Release Date: April 1, 2017
Sports are seen by many people as escape from the real-world and any social and political issues that might exist therein. And while a day at the ballpark can be an immersive experience, the game is shaped by (and occasionally shapes) societal forces. Perhaps no decade demonstrates the particular connection between baseball and American history better than the 1960's, which was a transformational time for both sectors. In One Nation Under Baseball, John Florio and Ouisie Shapiro present a readable and insightful look at this intersection.
The notion that "sports are divorced from politics" is a bit unbelievable in this day and age (and the same largely held true 60 years ago). Rather than beat down on this strawman, Florio and Shapiro chronicle the political and cultural forces that shaped baseball during the 60's, taking the connection as a given and looking instead at how these forces impacted the game. One Nation Under Baseball touches on the major subjects of the period, including integration and civil rights, the elimination of the reserve clause and embiggening of the player's union, and the Vietnam War and the rise of the counter-culture. Each movement is placed in its proper historical context, though sometimes I felt the authors went into too much detail describing some basic information about events such as the March on Washington and suburbanization of America. The reader is likely already pretty familiar with those events and the authors didn't tread upon any new territory. The book does shine in linking baseball to these shifts, such as Hank Aaron's account of listening to restaurant workers smashing the dinnerware he just had eaten on because none of the restaurant's patrons wanted to eat off the plate of a black person.
The book reads like a documentary film (which isn't surprising given that co-author Shapiro has worked on a handful of them), frequently relying on extended passages of quotes from interviews as well as primary source materials. Everything on baseball is well-researched and the book is greatly enriched by drawing from these sources.
One Nation Under Baseball especially shines when discussing the evolution of baseball media. The 1960's marked a transitional time for newspaper writers. Impacted tremendously by the rise of television and an extended newspaper strike in New York, a new generation of writers called "chipmunks" realized that they needed to shift their approach. Now that fans could figure out who won through watching the news, these new scribes (including George Vecsey of The New York Times and Larry Merchant of The Philadelphia Daily News) focused instead on more long-form articles that provided details on the players' personalities and offered deeper analysis. Also benefiting from primarily writing for afternoon papers with later deadlines, these writers really leveraged their access to players and managers and presented a unique perspective that other mediums couldn't match at the time. The decade also saw the first real efforts of some players to pull back the curtain of big-league life and expose the life of a player, warts and all (but especially the warts) to the general public. This reached a fever pitch(er) with the publication of Jim Bouton's diary of his 1969 season, Ball Four, with its tales of beaver-hunting, drinking, and other sordid affairs (at least to his early-70's audience that hadn't yet been desensitized to athletic indiscretions through exposure to countless incriminating athletic Instagram selfies). The old-guard sportswriters of Dick Young and Jimmy Cannon adhered to a code that generally protected players from such scrutiny, and the 1960's marked the start of a movement of player exposure that would only get more and more intimate (see previous parenthetical statement about incriminating Instagram selfies) as time went on.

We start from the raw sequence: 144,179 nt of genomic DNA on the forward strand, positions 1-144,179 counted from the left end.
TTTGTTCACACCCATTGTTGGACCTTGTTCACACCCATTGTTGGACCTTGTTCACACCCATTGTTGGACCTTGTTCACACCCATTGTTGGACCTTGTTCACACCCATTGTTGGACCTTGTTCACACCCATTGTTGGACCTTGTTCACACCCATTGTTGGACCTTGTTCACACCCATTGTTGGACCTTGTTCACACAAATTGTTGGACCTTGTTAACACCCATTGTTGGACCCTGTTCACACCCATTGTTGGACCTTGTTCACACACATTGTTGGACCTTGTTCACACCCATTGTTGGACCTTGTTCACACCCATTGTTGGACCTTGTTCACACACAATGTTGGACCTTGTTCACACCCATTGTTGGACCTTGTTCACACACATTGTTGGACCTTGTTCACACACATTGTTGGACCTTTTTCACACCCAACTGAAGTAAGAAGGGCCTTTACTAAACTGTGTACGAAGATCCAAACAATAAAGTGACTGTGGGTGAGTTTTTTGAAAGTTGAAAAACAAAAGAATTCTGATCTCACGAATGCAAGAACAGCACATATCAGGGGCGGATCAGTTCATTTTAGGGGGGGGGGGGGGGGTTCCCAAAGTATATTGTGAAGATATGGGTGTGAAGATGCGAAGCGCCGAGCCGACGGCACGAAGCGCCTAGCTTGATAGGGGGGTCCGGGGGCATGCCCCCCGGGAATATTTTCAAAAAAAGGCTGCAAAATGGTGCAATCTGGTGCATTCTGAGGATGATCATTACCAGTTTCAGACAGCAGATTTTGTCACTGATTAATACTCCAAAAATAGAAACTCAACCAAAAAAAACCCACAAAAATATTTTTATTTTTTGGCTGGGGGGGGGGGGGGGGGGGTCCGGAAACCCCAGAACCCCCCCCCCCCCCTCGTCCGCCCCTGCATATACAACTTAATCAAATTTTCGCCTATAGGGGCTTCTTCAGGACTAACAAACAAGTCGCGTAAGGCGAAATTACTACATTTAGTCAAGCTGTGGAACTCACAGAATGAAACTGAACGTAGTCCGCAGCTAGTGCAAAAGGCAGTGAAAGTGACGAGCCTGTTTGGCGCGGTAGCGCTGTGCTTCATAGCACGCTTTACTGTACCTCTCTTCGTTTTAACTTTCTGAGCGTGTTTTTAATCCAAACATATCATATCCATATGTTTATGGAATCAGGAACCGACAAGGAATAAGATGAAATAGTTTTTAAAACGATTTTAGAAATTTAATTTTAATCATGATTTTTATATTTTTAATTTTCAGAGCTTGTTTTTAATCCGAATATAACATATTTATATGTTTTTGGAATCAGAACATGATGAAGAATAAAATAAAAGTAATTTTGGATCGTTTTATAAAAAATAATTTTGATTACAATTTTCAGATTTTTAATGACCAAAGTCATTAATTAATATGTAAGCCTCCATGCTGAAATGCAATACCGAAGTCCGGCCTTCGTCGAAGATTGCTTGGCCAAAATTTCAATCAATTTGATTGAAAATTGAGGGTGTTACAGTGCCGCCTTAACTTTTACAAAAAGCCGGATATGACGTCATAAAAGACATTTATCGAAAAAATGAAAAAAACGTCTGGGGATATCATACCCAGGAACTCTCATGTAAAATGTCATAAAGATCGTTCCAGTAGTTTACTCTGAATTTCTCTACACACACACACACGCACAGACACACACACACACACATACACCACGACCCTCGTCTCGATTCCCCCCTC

Overall, One Nation Under Baseball was a quality read that is worth seeking out for anyone fitting into the Venn diagram intersection of being interested in baseball and history. This is the second baseball-related book I've read from University of Nebraska Press this year and both were considerably entertaining and light reads. Definitely seek this out if the premise sounds intriguing to you.
7 / 10